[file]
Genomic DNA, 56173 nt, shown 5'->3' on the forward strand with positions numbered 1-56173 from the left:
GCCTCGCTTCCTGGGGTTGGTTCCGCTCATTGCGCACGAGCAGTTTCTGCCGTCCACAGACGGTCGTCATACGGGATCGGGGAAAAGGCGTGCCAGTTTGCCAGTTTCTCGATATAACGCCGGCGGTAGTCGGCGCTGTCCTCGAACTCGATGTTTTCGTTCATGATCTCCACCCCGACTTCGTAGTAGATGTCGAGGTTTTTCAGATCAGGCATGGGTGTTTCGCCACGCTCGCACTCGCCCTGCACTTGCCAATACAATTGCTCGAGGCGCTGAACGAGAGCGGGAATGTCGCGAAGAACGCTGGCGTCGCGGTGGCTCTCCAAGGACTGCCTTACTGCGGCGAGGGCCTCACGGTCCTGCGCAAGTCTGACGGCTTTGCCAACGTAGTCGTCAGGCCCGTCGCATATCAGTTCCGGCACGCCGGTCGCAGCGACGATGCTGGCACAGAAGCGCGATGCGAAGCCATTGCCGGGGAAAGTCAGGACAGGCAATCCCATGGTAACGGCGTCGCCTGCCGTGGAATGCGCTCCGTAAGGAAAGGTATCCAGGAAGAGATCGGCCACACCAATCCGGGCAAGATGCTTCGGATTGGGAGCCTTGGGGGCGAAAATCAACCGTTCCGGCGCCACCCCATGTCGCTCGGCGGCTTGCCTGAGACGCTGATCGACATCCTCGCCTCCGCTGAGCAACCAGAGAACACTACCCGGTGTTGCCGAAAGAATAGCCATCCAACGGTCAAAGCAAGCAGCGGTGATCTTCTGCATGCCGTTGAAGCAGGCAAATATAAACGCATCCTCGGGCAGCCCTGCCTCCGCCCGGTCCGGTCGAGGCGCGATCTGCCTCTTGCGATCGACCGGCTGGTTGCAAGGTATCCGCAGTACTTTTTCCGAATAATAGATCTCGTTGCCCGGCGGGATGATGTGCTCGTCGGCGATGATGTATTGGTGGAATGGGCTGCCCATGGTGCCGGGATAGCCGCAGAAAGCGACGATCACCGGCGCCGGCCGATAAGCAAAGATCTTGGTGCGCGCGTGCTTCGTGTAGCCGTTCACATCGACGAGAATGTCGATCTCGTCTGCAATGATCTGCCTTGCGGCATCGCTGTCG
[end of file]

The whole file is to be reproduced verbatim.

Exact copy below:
Genomic DNA, 56173 nt, shown 5'->3' on the forward strand with positions numbered 1-56173 from the left:
GCCTCGCTTCCTGGGGTTGGTTCCGCTCATTGCGCACGAGCAGTTTCTGCCGTCCACAGACGGTCGTCATACGGGATCGGGGAAAAGGCGTGCCAGTTTGCCAGTTTCTCGATATAACGCCGGCGGTAGTCGGCGCTGTCCTCGAACTCGATGTTTTCGTTCATGATCTCCACCCCGACTTCGTAGTAGATGTCGAGGTTTTTCAGATCAGGCATGGGTGTTTCGCCACGCTCGCACTCGCCCTGCACTTGCCAATACAATTGCTCGAGGCGCTGAACGAGAGCGGGAATGTCGCGAAGAACGCTGGCGTCGCGGTGGCTCTCCAAGGACTGCCTTACTGCGGCGAGGGCCTCACGGTCCTGCGCAAGTCTGACGGCTTTGCCAACGTAGTCGTCAGGCCCGTCGCATATCAGTTCCGGCACGCCGGTCGCAGCGACGATGCTGGCACAGAAGCGCGATGCGAAGCCATTGCCGGGGAAAGTCAGGACAGGCAATCCCATGGTAACGGCGTCGCCTGCCGTGGAATGCGCTCCGTAAGGAAAGGTATCCAGGAAGAGATCGGCCACACCAATCCGGGCAAGATGCTTCGGATTGGGAGCCTTGGGGGCGAAAATCAACCGTTCCGGCGCCACCCCATGTCGCTCGGCGGCTTGCCTGAGACGCTGATCGACATCCTCGCCTCCGCTGAGCAACCAGAGAACACTACCCGGTGTTGCCGAAAGAATAGCCATCCAACGGTCAAAGCAAGCAGCGGTGATCTTCTGCATGCCGTTGAAGCAGGCAAATATAAACGCATCCTCGGGCAGCCCTGCCTCCGCCCGGTCCGGTCGAGGCGCGATCTGCCTCTTGCGATCGACCGGCTGGTTGCAAGGTATCCGCAGTACTTTTTCCGAATAATAGATCTCGTTGCCCGGCGGGATGATGTGCTCGTCGGCGATGATGTATTGGTGGAATGGGCTGCCCATGGTGCCGGGATAGCCGCAGAAAGCGACGATCACCGGCGCCGGCCGATAAGCAAAGATCTTGGTGCGCGCGTGCTTCGTGTAGCCGTTCACATCGACGAGAATGTCGATCTCGTCTGCAATGATCTGCCTTGCGGCATCGCTGTCG